When discussing managed money context, tax efficiency is a year-round strategy. One reason is that there are now many more ways to incorporate tax-aware elements into an investing strategy. A decade ago, tax-efficient money management was straightforward. If you held equity investments for a year and a day, the return on those investments, when realized, was a long-term capital gain. The longterm capital gains tax was 20 percent. For clients in the top tax bracket, this meant an almost 50 percent reduction in tax owed. Money managers who included a commitment to hold their clients’ stocks until they qualified for the long-term capital gains tax rate in their investment process could claim to be tax-aware. That approach is still valid (thanks to recent tax legislation that cut the long-term rate even more so), but time and evolving technology have made it seem overly simplistic. It now represents only one possible first step, not the last word, in the tax-aware money management process.
One strategy used in this type of asset management is “tax loss harvesting.” A more sophisticated tax-management technique emerged during the late 1990s. How it works is when a manager sells a security at a loss, that loss is applied against a gain. For example, if Stock A declines below its purchase price, but the manager still believes in the stock, he or she may sell it at a loss, perhaps buying a similar stock or an exchange-traded fund to retain sector exposure. Thirty-one days later, when the wash sale rule has been satisfied, the manager buys the stock again. The realized loss is then banked against a variety of uses when tax time rolls around. The manager can offer the loss to the client as an offset against a gain outside the portfolio. Say the client has sold real estate into a rising market, realizing a $100,000 capital gain. You can use the loss in the managed account to offset the gain. Alternatively, if there are securities in the managed portfolio that have appreciated to the point where they are over weighted in the account, the manager can sell the securities to rebalance and realize the gain, then offset it with the loss harvested earlier. These strategies can limit the tax bite and sometimes simultaneously promote growth in the managed accounts. Another strategy which even more tax beneficial, but too complex to cover in this short article, is “Tax-Lot Optimization.”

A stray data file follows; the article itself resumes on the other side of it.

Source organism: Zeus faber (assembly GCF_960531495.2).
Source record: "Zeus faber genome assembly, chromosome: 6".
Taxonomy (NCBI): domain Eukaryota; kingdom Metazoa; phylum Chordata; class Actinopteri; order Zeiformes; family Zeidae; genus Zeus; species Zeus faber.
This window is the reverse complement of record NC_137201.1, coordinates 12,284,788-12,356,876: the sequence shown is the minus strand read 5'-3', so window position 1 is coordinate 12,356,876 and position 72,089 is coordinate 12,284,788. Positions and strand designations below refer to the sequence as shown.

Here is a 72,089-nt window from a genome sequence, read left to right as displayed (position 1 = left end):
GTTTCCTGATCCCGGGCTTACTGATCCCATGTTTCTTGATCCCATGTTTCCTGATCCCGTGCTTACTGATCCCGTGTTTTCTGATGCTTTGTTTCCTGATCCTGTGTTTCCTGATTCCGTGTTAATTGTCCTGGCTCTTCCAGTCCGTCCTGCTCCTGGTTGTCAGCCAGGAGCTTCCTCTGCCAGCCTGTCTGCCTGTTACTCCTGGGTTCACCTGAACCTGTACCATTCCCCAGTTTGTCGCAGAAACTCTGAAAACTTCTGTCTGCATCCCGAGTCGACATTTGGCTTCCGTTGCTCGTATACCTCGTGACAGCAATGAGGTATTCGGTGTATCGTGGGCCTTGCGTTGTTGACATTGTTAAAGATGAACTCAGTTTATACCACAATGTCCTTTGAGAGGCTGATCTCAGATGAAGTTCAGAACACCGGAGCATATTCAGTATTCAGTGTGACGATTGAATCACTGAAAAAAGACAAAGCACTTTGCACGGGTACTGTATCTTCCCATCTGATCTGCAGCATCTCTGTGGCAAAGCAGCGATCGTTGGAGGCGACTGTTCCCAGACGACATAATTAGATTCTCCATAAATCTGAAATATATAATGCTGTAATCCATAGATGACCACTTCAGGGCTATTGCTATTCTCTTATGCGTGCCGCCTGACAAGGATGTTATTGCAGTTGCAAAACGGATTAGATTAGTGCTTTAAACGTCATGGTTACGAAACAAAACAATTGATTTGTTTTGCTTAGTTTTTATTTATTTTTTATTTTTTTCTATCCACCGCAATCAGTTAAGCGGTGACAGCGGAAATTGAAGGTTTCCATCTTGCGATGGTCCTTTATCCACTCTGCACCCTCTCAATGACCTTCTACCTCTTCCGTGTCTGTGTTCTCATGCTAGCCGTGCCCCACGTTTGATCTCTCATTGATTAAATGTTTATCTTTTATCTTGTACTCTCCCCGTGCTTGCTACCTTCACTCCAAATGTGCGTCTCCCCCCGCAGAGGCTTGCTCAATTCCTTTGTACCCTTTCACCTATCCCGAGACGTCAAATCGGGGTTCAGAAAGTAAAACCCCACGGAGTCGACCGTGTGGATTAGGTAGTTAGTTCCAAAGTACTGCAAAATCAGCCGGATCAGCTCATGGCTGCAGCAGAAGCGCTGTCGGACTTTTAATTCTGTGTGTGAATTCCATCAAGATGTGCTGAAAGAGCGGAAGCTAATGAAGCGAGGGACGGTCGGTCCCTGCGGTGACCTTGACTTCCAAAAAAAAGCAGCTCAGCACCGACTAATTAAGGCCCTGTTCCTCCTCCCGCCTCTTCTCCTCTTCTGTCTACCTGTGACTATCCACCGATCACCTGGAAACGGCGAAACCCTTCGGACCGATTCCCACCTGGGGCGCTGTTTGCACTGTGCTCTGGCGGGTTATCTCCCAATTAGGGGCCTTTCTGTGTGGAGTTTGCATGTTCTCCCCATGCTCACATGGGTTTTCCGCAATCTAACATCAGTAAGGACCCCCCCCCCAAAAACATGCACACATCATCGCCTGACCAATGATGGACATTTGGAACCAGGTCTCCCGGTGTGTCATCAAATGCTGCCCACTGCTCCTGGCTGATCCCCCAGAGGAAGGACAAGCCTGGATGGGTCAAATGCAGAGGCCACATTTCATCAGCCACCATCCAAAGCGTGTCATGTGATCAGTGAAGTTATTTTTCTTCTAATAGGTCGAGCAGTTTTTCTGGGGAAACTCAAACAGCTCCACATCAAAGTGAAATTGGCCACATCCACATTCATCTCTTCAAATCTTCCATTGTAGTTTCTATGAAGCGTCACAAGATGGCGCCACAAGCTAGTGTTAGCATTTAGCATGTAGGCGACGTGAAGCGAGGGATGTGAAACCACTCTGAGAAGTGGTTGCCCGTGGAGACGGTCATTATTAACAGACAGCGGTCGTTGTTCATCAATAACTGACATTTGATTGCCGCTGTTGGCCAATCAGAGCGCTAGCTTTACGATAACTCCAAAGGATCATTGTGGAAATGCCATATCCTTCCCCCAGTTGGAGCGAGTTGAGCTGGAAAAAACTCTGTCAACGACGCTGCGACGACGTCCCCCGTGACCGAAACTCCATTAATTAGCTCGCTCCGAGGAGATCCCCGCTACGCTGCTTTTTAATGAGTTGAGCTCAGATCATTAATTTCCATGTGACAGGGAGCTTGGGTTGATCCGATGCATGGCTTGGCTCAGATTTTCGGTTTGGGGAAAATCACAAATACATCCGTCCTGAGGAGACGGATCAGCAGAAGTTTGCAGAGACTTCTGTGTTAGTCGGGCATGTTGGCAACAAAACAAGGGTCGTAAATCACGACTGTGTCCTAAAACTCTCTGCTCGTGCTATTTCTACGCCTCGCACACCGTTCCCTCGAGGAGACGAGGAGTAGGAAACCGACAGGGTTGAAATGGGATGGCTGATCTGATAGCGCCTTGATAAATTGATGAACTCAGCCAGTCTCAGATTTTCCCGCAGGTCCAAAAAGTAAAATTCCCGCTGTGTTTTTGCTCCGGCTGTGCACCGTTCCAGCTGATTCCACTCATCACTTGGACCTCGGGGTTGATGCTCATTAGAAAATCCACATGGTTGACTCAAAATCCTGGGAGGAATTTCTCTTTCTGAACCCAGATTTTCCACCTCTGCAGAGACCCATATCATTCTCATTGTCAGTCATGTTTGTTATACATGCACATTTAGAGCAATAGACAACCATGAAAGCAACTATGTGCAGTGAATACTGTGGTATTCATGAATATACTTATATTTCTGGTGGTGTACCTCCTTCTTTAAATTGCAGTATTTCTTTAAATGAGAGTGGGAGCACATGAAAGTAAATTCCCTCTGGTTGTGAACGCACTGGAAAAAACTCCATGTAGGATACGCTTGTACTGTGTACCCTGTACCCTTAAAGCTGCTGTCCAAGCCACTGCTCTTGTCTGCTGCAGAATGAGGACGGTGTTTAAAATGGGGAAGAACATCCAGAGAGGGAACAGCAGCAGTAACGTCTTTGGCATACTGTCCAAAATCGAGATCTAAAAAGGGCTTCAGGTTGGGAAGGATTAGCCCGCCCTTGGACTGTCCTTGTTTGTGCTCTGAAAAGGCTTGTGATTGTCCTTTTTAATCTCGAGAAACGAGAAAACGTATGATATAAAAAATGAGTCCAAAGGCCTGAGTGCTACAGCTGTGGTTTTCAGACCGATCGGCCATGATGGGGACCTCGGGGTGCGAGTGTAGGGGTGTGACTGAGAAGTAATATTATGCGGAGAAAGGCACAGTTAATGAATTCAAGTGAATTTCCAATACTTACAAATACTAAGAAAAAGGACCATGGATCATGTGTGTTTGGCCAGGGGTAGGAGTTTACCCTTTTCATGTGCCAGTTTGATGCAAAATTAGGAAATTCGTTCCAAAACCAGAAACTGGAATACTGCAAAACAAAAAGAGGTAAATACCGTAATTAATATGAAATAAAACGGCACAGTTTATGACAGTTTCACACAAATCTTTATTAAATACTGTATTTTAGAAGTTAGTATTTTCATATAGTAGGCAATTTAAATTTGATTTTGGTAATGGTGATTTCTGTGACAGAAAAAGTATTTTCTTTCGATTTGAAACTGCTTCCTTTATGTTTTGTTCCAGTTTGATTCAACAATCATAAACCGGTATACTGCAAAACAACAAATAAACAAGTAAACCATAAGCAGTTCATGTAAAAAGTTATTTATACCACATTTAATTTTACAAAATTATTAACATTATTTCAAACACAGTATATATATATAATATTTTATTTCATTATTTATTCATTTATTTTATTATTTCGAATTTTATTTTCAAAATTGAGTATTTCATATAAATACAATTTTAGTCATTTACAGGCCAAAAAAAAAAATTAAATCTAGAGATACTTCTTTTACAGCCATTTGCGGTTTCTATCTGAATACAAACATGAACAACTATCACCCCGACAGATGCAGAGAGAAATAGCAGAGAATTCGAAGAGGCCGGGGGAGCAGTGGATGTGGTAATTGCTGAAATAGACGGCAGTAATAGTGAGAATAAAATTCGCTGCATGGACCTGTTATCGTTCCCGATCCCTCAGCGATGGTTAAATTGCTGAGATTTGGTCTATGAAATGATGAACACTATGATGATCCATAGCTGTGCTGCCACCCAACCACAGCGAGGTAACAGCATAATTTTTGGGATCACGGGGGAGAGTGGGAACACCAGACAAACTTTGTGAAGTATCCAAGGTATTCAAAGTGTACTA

Real estate capital gains
Since I brought up capital gains in a real-estate sale, let’s strategize a little further. Some people have rental homes or a vacation home, or even just extra real-estate that they would like to sell. However they feel that because of the capital gains the cost is too high and they are better off keeping the property. With the proper planning you may sell that real-estate and pay no capital gains as well as receive a nice annual or monthly income from the proceeds. This will still reduce your taxes and reduce the stress that the extra property was putting on you as well as increase your income and retirement assets.
Seek qualified help
In conclusion, if you find yourself in a tax pinch every year, don’t wait, please seek a qualified financial professional who can help alleviate the stress of tax season and set up tax planning strategy that will fit your dreams.
Jason M. Duhon, MBA, Regional Vice President